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Papers of the Week

Papers: 11 May 2019 - 17 May 2019

Human Studies, Pharmacology/Drug Development

2019 Aug




Dextromethorphan Analgesia in a Human Experimental Model of Hyperalgesia.


Martin E, Narjoz C, Decleves X, Labat L, Lambert C, Loriot M-A, Ducheix G, Dualé C, Pereira B, Pickering G
Anesthesiology. 2019 Aug; 131(2):356-368.
PMID: 31094746.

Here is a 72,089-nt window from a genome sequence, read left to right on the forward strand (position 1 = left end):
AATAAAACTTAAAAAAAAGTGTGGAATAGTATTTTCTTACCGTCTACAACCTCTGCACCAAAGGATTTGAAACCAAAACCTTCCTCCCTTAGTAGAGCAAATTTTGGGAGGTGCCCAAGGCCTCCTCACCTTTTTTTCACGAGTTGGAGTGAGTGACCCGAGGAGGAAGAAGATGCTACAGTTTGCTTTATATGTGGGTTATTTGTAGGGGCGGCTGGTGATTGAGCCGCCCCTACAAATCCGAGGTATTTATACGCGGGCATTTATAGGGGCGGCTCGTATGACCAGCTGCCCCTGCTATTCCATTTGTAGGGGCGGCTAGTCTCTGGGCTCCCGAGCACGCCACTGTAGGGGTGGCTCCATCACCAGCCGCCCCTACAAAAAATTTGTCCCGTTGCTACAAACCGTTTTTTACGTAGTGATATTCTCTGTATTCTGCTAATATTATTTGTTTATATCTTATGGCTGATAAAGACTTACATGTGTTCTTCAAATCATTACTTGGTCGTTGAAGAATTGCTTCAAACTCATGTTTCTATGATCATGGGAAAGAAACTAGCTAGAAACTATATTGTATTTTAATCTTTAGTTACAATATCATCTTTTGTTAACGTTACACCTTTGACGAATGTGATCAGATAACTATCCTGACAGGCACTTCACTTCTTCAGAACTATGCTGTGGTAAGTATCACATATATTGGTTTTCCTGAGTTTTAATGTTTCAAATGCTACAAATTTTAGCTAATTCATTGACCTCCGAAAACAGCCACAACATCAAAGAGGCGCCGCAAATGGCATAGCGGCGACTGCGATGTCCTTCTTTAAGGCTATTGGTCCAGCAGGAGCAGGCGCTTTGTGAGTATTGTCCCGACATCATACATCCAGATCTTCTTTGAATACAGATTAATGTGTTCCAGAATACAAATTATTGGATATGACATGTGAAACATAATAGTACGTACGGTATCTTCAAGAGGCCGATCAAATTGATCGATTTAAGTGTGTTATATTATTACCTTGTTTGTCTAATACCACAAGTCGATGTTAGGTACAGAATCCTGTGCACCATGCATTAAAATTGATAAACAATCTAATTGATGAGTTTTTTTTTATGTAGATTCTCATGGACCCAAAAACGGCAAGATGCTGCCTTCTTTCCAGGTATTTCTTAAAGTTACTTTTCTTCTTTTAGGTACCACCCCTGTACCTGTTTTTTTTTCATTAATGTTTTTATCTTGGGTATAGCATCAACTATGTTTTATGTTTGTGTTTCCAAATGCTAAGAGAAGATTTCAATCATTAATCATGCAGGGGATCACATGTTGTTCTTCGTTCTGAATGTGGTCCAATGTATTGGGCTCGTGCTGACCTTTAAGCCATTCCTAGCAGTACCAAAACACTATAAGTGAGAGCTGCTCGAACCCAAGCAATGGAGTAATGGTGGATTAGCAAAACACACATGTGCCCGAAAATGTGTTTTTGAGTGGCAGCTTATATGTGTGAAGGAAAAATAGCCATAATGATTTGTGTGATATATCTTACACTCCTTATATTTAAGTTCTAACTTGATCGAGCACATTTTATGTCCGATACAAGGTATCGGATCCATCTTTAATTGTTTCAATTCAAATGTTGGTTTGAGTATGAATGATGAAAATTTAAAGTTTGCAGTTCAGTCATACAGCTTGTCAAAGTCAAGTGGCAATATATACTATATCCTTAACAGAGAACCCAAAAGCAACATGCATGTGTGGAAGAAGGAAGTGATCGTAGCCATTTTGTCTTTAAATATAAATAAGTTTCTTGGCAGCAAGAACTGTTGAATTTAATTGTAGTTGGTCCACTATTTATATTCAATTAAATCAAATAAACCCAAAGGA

Neuropathic pain, which presents abnormal pain manifestations including allodynia and hyperalgesia, is associated with central sensitization involving N-methyl-D-aspartate receptorsIn the freeze-injury hyperalgesia model, a cold burn leads to development of both primary hyperalgesia and secondary hyperalgesia, which develops away from the site of injury without apparent tissue modification, and is associated with central sensitization and activation of N-methyl-D-aspartate receptors in the spinal cordDextromethorphan, which is an N-methyl-D-aspartate receptor antagonist, is antihyperalgesic in preclinical pain models WHAT THIS ARTICLE TELLS US THAT IS NEW: Using the freeze-injury pain model in a randomized, double-blind, placebo-controlled crossover trial of 30-mg doses of oral dextromethorphan in 20 male volunteers, dextromethorphan was antihyperalgesic and reversed peripheral and central neuronal sensitizationBecause dextromethorphan had no intrinsic antinociceptive effect in acute pain on healthy skin, N-methyl-D-aspartate receptors may need to be sensitized by pain for dextromethorphan to be effective BACKGROUND:: Central pain sensitization is often refractory to drug treatment. Dextromethorphan, an N-methyl-D-aspartate receptor antagonist, is antihyperalgesic in preclinical pain models. The hypothesis is that dextromethorphan is also antihyperalgesic in humans.